Reports | November 28, 2012 22:44

Morozevich regains clear lead at Tashkent Grand Prix

Morozevich watching Leko-Wang Hao

Alexander Morozevich is again the sole leader at the FIDE Grand Prix in Tashkent, Uzbekistan. The Russian grandmaster was the only winner in the 6th round; he crushed Leinier Dominguez in a Grünfeld.

Morozevich watching Leko-Wang Hao | Photos by Anastasiya Karlovich & Giyanov Bakhtiyor, courtesy of FIDE

Event FIDE Grand Prix | PGN via TWIC
Dates November 22nd-December 4th, 2012
Location Tashkent, Uzbekistan
System 12-player round robin
Players Karjakin, Caruana, Morozevich, Kamsky, Wang HaoMamedyarov, Svidler, Gelfand, Ponomariov,Leko, Dominguez, Kasimdzhanov
Rate of play

120 minutes for the first 40 moves, then 60 minutes for the next 20 moves and then 15 minutes and an increment of 30 seconds per move from move 61 onwards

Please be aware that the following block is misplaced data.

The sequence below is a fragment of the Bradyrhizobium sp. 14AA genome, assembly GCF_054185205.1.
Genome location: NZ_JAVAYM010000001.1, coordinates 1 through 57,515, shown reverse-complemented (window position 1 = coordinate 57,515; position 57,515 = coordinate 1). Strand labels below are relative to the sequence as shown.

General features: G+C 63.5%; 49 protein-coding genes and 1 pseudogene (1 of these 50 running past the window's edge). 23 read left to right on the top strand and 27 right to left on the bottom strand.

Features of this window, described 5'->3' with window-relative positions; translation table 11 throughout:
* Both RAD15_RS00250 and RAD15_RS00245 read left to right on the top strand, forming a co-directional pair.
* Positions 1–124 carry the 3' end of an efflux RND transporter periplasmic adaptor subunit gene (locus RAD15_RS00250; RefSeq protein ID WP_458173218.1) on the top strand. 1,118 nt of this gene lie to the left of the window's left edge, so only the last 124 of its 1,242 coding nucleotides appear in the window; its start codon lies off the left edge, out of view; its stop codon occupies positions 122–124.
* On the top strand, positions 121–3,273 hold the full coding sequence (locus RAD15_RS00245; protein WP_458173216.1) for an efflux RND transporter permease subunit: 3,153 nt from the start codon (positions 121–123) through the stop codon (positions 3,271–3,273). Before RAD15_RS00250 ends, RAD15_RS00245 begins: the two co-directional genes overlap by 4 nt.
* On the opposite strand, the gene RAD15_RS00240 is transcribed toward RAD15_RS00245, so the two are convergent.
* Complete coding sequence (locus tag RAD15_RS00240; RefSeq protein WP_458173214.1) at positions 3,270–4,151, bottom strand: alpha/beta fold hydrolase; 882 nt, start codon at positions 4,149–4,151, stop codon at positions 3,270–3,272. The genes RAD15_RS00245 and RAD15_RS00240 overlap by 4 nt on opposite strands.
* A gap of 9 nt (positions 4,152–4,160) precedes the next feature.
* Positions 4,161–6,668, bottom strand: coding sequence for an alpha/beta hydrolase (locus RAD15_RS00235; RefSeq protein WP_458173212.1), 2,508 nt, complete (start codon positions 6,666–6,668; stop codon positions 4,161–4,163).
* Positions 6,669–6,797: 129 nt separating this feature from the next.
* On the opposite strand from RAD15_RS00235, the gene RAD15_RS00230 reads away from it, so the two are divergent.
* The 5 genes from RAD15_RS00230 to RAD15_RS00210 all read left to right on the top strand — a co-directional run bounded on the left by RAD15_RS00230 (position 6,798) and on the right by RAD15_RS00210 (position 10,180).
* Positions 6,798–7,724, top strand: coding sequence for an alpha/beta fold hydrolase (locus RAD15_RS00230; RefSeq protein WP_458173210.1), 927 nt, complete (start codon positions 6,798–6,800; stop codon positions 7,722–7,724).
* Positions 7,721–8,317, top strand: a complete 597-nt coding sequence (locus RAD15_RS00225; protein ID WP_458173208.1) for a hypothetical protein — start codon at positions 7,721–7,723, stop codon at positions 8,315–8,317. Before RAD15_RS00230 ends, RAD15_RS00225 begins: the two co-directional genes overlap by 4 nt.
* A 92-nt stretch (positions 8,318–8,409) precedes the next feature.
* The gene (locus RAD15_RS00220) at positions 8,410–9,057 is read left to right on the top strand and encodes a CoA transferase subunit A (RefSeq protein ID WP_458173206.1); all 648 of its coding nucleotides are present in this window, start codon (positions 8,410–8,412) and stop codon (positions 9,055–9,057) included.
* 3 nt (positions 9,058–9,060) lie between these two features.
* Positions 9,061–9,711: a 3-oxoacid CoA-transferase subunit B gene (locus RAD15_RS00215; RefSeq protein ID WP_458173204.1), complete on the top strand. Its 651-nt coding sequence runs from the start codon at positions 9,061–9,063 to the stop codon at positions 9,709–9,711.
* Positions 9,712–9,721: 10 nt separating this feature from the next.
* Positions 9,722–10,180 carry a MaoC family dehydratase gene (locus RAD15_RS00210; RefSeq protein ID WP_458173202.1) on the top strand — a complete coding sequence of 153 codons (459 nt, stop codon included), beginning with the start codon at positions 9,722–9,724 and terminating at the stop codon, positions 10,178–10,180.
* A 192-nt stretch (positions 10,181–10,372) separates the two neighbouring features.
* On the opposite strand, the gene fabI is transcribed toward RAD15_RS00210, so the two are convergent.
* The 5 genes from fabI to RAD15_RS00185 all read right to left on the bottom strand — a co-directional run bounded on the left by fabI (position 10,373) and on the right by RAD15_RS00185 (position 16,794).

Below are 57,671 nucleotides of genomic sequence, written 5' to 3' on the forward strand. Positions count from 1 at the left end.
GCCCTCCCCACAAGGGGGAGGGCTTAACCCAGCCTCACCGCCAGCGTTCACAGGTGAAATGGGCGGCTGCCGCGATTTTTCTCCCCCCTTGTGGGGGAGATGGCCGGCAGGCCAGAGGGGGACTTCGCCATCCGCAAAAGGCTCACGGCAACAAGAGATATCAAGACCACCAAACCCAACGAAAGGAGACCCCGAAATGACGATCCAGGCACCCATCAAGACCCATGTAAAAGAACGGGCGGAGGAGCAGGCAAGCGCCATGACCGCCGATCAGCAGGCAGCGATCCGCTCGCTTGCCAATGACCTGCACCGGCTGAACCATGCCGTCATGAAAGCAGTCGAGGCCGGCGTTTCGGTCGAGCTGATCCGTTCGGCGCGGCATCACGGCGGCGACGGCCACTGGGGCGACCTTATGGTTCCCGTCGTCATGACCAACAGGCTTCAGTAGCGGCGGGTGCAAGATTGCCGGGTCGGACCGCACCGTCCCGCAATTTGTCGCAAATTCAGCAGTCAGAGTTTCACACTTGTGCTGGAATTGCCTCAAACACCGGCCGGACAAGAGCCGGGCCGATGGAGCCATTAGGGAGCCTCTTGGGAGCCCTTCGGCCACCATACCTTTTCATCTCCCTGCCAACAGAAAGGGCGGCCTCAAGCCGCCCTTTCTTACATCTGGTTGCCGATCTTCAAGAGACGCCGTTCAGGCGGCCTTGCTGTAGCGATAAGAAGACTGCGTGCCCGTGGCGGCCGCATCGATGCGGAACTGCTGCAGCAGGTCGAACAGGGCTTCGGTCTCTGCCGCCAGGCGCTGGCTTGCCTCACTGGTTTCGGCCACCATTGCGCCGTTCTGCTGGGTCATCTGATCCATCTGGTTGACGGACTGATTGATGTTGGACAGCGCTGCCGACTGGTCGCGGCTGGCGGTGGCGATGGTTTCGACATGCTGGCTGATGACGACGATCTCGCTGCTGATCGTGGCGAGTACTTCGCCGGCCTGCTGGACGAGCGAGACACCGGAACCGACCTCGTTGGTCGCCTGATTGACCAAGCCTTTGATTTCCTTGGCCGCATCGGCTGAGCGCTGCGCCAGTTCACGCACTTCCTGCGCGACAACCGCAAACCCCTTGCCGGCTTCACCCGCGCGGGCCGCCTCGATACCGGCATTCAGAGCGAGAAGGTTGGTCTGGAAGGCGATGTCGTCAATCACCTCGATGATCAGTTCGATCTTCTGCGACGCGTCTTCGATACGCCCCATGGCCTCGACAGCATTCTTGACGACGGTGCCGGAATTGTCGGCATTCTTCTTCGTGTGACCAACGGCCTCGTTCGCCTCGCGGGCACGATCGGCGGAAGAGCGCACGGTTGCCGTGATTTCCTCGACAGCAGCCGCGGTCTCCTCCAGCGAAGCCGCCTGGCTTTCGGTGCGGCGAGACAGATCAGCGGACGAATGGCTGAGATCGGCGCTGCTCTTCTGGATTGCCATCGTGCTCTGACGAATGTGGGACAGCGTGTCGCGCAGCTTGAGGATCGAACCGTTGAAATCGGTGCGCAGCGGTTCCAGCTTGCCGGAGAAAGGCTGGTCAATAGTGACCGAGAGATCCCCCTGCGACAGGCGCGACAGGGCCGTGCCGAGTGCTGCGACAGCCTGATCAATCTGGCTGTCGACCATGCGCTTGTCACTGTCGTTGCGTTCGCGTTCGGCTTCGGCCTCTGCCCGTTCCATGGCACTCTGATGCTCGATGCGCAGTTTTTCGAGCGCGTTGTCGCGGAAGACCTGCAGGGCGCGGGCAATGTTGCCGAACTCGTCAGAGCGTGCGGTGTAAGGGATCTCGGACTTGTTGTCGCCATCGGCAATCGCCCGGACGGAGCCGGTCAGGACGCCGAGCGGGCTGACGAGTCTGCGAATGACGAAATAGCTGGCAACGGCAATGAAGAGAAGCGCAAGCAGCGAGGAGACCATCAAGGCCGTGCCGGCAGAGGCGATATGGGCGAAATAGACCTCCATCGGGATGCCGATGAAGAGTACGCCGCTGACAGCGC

Extra The players are not allowed to offer draws directly to their opponents but only through the arbiter

 

It doesn't happen every day that a 2700 grandmaster is completely lost before move 20. This scenario was seen in Tashkent on Wednesday, and the victim was Cuban GM Leinier Dominguez. He accepted a pawn sacrifice by Alexander Morozevich one move too late, probably setting his hopes on an exchange sacrifice. But instead of taking the rook, Morozevich attacked the Cuban's other rook and this was winning by force.

PGN string

A bad day at the office for Leinier Dominguez

Caruana and Ponomariov drew a queenless middlegame that started as a Scotch. (The opening is quite popular again and now that it has become clear that Carlsen is working with Nepomniachtchi, it's perhaps even less of a coincidence that these two players were playing it already years ago?)

PGN string

After his bad performance in round 5, Wang Hao was probably following a safety first strategy. Against Leko's 1.d4 he chose the slightly passive but solid Schlechter System. He was a bit worse all the time, but not more than that.

PGN string

Kamsky played 6.d3 against Kasimdzhanov's Ruy Lopez, which basically leads the game to little theory but very familiar positions. In this game White's edge was never very serious it seems.